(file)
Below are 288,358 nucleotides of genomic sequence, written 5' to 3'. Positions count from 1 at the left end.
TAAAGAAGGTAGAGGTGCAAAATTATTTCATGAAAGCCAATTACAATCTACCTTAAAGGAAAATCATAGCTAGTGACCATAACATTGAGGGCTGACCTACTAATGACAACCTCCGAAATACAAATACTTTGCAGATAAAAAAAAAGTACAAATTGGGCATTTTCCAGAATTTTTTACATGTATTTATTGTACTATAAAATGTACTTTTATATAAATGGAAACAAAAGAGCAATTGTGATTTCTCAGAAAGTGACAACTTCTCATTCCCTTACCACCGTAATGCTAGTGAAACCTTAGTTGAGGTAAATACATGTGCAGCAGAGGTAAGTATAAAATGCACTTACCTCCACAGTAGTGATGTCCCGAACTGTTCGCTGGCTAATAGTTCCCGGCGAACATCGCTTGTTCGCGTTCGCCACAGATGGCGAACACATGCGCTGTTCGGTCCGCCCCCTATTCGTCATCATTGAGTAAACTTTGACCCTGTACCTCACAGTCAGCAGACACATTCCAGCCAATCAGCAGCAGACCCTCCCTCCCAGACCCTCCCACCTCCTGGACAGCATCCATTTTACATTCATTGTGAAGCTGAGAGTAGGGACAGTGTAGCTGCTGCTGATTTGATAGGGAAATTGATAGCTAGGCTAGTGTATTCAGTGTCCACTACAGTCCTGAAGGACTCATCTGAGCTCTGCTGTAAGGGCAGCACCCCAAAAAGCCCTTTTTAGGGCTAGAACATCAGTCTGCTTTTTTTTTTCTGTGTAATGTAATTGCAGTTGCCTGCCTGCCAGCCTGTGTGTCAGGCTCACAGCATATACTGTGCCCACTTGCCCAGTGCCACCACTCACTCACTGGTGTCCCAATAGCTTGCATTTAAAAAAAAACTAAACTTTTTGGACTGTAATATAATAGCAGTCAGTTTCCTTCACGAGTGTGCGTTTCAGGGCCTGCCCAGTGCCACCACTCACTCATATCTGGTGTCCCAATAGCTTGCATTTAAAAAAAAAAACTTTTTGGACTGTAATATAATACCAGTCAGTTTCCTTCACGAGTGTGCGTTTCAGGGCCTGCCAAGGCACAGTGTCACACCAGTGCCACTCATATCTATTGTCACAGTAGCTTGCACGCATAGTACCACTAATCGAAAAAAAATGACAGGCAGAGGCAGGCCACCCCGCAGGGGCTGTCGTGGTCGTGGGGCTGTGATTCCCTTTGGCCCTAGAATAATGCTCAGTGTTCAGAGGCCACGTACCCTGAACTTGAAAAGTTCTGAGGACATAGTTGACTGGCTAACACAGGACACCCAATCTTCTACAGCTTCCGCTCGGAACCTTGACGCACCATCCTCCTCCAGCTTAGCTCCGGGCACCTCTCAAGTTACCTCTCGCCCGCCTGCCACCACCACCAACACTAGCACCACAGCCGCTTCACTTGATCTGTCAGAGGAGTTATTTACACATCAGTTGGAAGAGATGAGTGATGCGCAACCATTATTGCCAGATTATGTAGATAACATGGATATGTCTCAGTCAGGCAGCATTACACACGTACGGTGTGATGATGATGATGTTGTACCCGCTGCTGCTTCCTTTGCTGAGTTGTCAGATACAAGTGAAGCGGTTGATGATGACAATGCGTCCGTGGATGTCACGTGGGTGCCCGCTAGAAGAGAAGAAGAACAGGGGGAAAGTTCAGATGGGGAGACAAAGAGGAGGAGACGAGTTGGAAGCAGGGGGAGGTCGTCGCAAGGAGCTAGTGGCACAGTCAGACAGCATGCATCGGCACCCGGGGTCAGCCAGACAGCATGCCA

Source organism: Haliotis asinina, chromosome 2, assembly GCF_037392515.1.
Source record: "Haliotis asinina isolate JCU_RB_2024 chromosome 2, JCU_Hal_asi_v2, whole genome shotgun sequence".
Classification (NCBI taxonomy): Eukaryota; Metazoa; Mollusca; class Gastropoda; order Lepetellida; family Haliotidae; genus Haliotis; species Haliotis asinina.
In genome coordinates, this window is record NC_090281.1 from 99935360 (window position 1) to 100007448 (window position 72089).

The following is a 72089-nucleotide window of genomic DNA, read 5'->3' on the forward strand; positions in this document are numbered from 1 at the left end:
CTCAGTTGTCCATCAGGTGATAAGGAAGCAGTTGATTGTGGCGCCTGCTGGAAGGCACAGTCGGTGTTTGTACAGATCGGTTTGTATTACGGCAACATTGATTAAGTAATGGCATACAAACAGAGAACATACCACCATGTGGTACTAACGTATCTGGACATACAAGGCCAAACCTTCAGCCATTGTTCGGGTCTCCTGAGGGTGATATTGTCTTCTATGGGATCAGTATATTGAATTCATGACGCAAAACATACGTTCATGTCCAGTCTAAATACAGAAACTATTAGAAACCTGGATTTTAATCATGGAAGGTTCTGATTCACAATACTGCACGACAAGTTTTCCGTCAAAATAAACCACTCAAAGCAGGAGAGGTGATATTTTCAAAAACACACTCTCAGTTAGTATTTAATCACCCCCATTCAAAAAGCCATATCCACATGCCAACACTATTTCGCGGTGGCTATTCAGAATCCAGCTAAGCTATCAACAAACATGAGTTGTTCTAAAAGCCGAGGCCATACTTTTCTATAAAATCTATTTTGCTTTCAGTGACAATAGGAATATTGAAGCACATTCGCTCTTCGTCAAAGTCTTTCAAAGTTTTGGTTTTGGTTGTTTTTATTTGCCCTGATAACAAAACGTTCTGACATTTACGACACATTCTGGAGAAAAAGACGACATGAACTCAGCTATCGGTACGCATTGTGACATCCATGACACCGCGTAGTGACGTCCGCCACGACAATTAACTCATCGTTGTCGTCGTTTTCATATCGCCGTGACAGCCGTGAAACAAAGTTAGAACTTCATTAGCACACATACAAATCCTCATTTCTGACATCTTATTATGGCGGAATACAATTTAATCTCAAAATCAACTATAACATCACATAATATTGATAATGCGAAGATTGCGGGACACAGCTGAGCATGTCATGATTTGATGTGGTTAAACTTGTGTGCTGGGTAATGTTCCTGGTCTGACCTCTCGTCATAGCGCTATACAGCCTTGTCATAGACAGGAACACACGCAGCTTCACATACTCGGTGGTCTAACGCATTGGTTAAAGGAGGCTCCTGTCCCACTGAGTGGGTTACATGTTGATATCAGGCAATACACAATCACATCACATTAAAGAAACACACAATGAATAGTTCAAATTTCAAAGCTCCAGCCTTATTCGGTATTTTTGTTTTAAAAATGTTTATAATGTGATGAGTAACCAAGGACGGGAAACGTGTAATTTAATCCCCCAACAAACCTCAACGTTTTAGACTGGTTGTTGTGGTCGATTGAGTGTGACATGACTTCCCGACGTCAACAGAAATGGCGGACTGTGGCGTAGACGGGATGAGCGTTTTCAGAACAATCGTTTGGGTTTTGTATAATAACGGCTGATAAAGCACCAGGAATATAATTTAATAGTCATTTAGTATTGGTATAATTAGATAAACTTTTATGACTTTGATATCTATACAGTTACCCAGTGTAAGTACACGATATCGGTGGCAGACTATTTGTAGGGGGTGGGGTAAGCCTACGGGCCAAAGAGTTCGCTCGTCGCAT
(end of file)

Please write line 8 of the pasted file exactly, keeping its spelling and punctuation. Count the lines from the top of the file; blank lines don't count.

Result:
CTCAGTTGTCCATCAGGTGATAAGGAAGCAGTTGATTGTGGCGCCTGCTGGAAGGCACAGTCGGTGTTTGTACAGATCGGTTTGTATTACGGCAACATTGATTAAGTAATGGCATACAAACAGAGAACATACCACCATGTGGTACTAACGTATCTGGACATACAAGGCCAAACCTTCAGCCATTGTTCGGGTCTCCTGAGGGTGATATTGTCTTCTATGGGATCAGTATATTGAATTCATGACGCAAAACATACGTTCATGTCCAGTCTAAATACAGAAACTATTAGAAACCTGGATTTTAATCATGGAAGGTTCTGATTCACAATACTGCACGACAAGTTTTCCGTCAAAATAAACCACTCAAAGCAGGAGAGGTGATATTTTCAAAAACACACTCTCAGTTAGTATTTAATCACCCCCATTCAAAAAGCCATATCCACATGCCAACACTATTTCGCGGTGGCTATTCAGAATCCAGCTAAGCTATCAACAAACATGAGTTGTTCTAAAAGCCGAGGCCATACTTTTCTATAAAATCTATTTTGCTTTCAGTGACAATAGGAATATTGAAGCACATTCGCTCTTCGTCAAAGTCTTTCAAAGTTTTGGTTTTGGTTGTTTTTATTTGCCCTGATAACAAAACGTTCTGACATTTACGACACATTCTGGAGAAAAAGACGACATGAACTCAGCTATCGGTACGCATTGTGACATCCATGACACCGCGTAGTGACGTCCGCCACGACAATTAACTCATCGTTGTCGTCGTTTTCATATCGCCGTGACAGCCGTGAAACAAAGTTAGAACTTCATTAGCACACATACAAATCCTCATTTCTGACATCTTATTATGGCGGAATACAATTTAATCTCAAAATCAACTATAACATCACATAATATTGATAATGCGAAGATTGCGGGACACAGCTGAGCATGTCATGATTTGATGTGGTTAAACTTGTGTGCTGGGTAATGTTCCTGGTCTGACCTCTCGTCATAGCGCTATACAGCCTTGTCATAGACAGGAACACACGCAGCTTCACATACTCGGTGGTCTAACGCATTGGTTAAAGGAGGCTCCTGTCCCACTGAGTGGGTTACATGTTGATATCAGGCAATACACAATCACATCACATTAAAGAAACACACAATGAATAGTTCAAATTTCAAAGCTCCAGCCTTATTCGGTATTTTTGTTTTAAAAATGTTTATAATGTGATGAGTAACCAAGGACGGGAAACGTGTAATTTAATCCCCCAACAAACCTCAACGTTTTAGACTGGTTGTTGTGGTCGATTGAGTGTGACATGACTTCCCGACGTCAACAGAAATGGCGGACTGTGGCGTAGACGGGATGAGCGTTTTCAGAACAATCGTTTGGGTTTTGTATAATAACGGCTGATAAAGCACCAGGAATATAATTTAATAGTCATTTAGTATTGGTATAATTAGATAAACTTTTATGACTTTGATATCTATACAGTTACCCAGTGTAAGTACACGATATCGGTGGCAGACTATTTGTAGGGGGTGGGGTAAGCCTACGGGCCAAAGAGTTCGCTCGTCGCAT